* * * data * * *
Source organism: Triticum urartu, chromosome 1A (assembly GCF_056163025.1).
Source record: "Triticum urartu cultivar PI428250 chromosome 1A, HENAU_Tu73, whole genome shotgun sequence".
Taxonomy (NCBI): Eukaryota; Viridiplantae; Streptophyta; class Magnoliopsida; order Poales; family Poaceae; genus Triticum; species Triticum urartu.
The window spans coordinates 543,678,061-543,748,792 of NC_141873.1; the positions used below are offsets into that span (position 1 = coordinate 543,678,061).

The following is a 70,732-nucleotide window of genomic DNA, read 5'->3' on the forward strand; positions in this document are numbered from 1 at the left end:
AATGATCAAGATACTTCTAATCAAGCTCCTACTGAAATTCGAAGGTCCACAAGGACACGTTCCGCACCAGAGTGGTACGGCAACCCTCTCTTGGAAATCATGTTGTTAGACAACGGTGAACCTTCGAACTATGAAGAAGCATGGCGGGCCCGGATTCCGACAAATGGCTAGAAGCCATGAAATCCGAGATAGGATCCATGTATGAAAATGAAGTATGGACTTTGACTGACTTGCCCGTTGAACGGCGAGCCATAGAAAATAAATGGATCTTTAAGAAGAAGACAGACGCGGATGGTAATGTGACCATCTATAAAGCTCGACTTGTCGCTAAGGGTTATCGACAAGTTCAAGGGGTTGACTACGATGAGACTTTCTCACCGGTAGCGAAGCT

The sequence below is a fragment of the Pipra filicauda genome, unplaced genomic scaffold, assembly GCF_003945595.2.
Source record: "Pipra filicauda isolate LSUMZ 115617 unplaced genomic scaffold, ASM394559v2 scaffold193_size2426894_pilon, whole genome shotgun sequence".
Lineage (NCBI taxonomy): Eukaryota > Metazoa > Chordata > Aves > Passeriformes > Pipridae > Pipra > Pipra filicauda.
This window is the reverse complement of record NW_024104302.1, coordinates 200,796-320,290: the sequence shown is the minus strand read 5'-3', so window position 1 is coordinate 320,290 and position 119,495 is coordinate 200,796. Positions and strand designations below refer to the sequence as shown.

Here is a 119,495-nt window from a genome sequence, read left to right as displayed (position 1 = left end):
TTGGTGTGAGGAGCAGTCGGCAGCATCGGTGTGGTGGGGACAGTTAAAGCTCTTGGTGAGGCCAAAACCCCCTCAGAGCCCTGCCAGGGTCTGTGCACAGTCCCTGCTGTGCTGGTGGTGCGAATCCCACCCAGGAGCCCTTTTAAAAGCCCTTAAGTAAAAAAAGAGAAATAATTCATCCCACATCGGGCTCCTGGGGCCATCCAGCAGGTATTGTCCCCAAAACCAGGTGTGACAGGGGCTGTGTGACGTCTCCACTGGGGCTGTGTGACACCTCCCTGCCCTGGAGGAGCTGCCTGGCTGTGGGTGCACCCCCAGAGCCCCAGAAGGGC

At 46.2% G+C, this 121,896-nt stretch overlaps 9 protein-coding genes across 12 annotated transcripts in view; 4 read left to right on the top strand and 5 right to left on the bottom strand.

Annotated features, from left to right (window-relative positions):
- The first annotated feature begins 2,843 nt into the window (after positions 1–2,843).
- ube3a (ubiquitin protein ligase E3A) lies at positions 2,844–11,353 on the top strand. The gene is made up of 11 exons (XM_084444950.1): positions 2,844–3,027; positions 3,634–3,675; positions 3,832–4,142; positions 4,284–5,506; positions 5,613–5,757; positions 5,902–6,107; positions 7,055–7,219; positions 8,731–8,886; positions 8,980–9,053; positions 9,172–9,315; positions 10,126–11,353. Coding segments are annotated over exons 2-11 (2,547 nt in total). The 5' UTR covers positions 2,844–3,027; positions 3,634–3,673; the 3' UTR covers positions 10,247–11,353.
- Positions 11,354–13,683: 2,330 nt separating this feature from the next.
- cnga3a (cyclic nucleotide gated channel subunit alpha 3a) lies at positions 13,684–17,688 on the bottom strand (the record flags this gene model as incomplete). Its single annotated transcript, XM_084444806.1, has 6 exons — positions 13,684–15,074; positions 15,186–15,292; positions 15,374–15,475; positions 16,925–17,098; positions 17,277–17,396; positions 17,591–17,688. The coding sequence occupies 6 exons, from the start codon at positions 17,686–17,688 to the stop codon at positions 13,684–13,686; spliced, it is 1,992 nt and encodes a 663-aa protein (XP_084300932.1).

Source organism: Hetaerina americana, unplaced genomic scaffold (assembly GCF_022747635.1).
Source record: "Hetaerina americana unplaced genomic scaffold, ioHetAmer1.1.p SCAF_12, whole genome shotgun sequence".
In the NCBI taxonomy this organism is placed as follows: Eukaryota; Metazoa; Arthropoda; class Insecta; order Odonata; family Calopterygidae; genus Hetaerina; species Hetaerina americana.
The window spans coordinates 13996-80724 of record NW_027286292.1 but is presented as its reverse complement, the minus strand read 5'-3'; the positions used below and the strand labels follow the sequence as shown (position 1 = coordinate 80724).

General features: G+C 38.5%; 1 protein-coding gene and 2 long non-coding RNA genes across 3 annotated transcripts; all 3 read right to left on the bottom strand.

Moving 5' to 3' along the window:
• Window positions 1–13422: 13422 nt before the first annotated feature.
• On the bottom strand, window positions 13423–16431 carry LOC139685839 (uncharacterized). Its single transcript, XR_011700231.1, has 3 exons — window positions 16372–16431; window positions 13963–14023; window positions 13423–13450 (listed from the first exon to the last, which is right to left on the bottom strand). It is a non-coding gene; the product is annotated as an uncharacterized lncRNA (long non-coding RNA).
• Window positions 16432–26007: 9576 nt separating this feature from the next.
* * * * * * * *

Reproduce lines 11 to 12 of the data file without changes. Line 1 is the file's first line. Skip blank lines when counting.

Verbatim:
Here is a 119,495-nt window from a genome sequence, read left to right as displayed (position 1 = left end):
TTGGTGTGAGGAGCAGTCGGCAGCATCGGTGTGGTGGGGACAGTTAAAGCTCTTGGTGAGGCCAAAACCCCCTCAGAGCCCTGCCAGGGTCTGTGCACAGTCCCTGCTGTGCTGGTGGTGCGAATCCCACCCAGGAGCCCTTTTAAAAGCCCTTAAGTAAAAAAAGAGAAATAATTCATCCCACATCGGGCTCCTGGGGCCATCCAGCAGGTATTGTCCCCAAAACCAGGTGTGACAGGGGCTGTGTGACGTCTCCACTGGGGCTGTGTGACACCTCCCTGCCCTGGAGGAGCTGCCTGGCTGTGGGTGCACCCCCAGAGCCCCAGAAGGGC